Working out a timescale for quantum operations

One of the issues affecting quantum systems is coherence. Understanding coherence and how it breaks down (decoherence) is one of the keys to putting together a powerful quantum computer. And, because wires made from metal are likely to be involved, it is not surprising that some scientists are interested in finding out how decoherence comes about in metallic quantum systems. A recent experiment done with mesoscopic wires may shed light on the question of quantum coherence in metallic systems.

A team led by Chris Bäuerle and Laurent Saminadayar, scientists associated with the Institut Neél and Université Joseph Fourier in France, worked in collaboration with scientists from the Laboratoire de Photonique et Nanostructures in France, as well as the Ruhr-Universität Bochum in Germany to measure electronic phase coherence time in wires produced from a metallic two-dimensional electron gas. The results are presented in Physical Review Letters: “Effect of Disorder on the Quantum Coherence in Mesoscopic Wires.”

For the most part, theories of electron coherence in metals revolve around temperature dependence. However, investigating only the effects of temperature dependence has proved insufficient. Bäuerle and his colleagues decided to look for another parameter to test. “Instead of looking at temperature dependence,” he tells PhysOrg.com, “we decided to look at the effect disorder has on the coherence of the system. We modify the diffusion coefficient.”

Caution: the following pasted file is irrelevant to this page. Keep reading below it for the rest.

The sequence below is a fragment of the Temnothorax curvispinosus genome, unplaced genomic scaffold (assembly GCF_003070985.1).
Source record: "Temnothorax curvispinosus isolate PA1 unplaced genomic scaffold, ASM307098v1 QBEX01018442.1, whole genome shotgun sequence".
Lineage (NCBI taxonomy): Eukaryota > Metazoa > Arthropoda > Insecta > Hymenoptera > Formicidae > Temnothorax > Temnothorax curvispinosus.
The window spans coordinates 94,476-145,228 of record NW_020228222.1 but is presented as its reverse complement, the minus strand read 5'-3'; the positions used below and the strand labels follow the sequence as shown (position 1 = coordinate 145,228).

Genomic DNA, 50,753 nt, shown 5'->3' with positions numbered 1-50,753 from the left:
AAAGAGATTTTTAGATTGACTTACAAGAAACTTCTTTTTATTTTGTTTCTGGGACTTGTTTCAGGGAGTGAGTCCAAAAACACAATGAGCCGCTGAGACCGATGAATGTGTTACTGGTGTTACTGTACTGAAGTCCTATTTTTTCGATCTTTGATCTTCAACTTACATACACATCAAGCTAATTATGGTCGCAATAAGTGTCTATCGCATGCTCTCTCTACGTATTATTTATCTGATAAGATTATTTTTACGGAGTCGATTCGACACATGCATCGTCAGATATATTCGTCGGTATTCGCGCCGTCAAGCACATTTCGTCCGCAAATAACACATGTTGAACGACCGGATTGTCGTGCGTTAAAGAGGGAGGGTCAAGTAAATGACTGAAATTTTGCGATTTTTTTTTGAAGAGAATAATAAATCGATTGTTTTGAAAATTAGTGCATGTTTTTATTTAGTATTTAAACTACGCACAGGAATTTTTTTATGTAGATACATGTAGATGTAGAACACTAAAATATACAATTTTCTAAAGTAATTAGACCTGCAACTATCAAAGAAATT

Bäuerle and his peers created wires with a diameter of approximately 1/25 of a hair and added ions to them, creating obstacles. “Without obstacles, electrons could go through without any change in trajectory and remain coherent. If you add obstacles, however, the electrons will diffuse through the system with a certain degree of randomness.”

As one might expect, though, the number of obstacles placed in the system contributes to how quickly the information moving through the system decoheres. “The more obstacles we add, the faster the decoherence,” Bäuerle explains. “The way electrons diffuse through the system agreed with theory when many obstacles were present.”

When the number of obstacles is decreased, the measurements Bäuerle and his colleagues took from the experiment revealed some surprises. The team was trying to establish a timescale for quantum operations by modifying the intrinsic disorder until the timescale brakes down to something basically useless. “There is a fundamental limit that we don’t understand,” Bäuerle says. “There was a stronger decrease than we expected when only very few obstacles are present.” He believes that understanding the workings of quantum coherence are important if a workable quantum information processor is to be achieved.

The next step in trying to understand quantum coherence is to add magnetic obstacles to the system. “Right now,” Bäuerle explains, “we are just using normal ions. In future we would like to make a little quantum dot and insert a little magnet inside and see what happens. However, this is technically very difficult. I think it’s possible, though, but it will take a bit of time to realize.”

Until then, Bäuerle and his peers will have to content themselves with working to understand the implications of their current experiment. When added to work with temperature dependence, the parameter of disorder may help answer a few more questions.

More information: Y. Niimi, et. al. “Effect of Disorder on the Quantum Coherence in Mesoscopic Wires.” Physical Review Letters (2009). Available online: link.aps.org/doi/10.1103/PhysRevLett.102.226801 .

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